Our little mystery keeps droning on
This is being written a week before you’re reading it, so the whole thing might be over, but: The drone fleet is one of the weirdest stories I’ve covered in four decades as a reporter. It might even arguably be the weirdest.
And believe me, I know weird; I once interviewed Fred Phelps, the Westboro Baptist Church guy (who was more of a jerk than a weirdo, but still was plenty strange).
My guess — and the coming week may prove me wrong — is that the drones will disappear just as suddenly and mysteriously as they appeared. And we’ll never get an explanation.
Like any good mystery, it’s actually a constellation of unknowns, Because we don’t have any idea who’s behind it, we can’t even speculate on why it’s being done. The explanation could be everything from the benign (somebody with a lot of money who’s just yanking our chains for his own amusement) to the nefarious (this country’s enemies, although why they’d be interested in rural Nebraska is a bit puzzling) to the conspiratorial (some sort of secret government operation).
It’s one of those times when speculation that otherwise would be confined to people who wear tinfoil hats actually is one of the possibilities.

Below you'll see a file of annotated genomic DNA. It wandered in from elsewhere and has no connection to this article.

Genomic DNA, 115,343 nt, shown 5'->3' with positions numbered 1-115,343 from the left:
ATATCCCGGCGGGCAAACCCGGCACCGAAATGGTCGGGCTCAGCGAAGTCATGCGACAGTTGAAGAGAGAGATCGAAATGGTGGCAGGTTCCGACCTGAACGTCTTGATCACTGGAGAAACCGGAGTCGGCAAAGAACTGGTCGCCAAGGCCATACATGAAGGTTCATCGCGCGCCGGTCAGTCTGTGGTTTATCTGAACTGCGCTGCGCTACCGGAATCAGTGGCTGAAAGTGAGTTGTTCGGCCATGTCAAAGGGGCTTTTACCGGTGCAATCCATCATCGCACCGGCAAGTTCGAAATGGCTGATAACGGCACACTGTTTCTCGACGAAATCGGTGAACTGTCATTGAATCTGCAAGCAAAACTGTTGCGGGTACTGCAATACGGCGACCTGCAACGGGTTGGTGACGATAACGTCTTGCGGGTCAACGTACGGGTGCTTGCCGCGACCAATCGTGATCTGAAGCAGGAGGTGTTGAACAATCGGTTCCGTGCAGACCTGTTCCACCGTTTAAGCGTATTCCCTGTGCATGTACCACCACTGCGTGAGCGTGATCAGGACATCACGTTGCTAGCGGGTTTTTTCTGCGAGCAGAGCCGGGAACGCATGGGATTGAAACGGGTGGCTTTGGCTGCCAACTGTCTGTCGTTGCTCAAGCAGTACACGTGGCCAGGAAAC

In fact, and I don’t have the hat — yet— I lean toward the secret-government-operation theory.
Were it a private company flying the things, they’d really have no reason not to do it above-board and admit to it. The one exception was if the drone guys had contracted with another company to do the work and the contract contained a non-disclosure agreement. But even if that were the case, why wouldn’t the company hiring out the work cop to the whole thing?
God only knows why the government would be flying drones around here, but the sheer size of the fleet, and the size of some of the drones, indicates a pretty sophisticated operation, with a fair amount of money behind it. The government would fit that bill nicely.
But again, what would the government be looking for?
I spent a lot of my career as a police and courts reporter. One of the reasons those beats were always my first love is that as horrifying as some of the stories are, other crime stories are entertaining for their sheer weirdness.
Criminals, by and large, are pretty stupid. A lot of guys wind up in prison because they’re simply too dumb to hold down a straight job. And dumb people are pretty unpredictable. They do things that would never even occur to somebody with half a brain. The sheer weirdness quotient in those stories is pretty high.
Sometimes, the weirdness comes because the person is not necessarily dumb, but just has unusual tastes.
Up until lately, the weirdest story I’d ever done involved a guy we’ll call the Happy Times Stripper.
To make a long story very short, and leave out a lot of the best parts, the guy was a flasher who managed to talk himself into a woman’s home. He told her he was starting a new out-call male stripper business, the Happy Times Agency, and if she let him send over one of his performers and she and her friends critiqued his act, he not only wouldn’t charge her but he’d pay her $10. The woman, no genius herself, consented.
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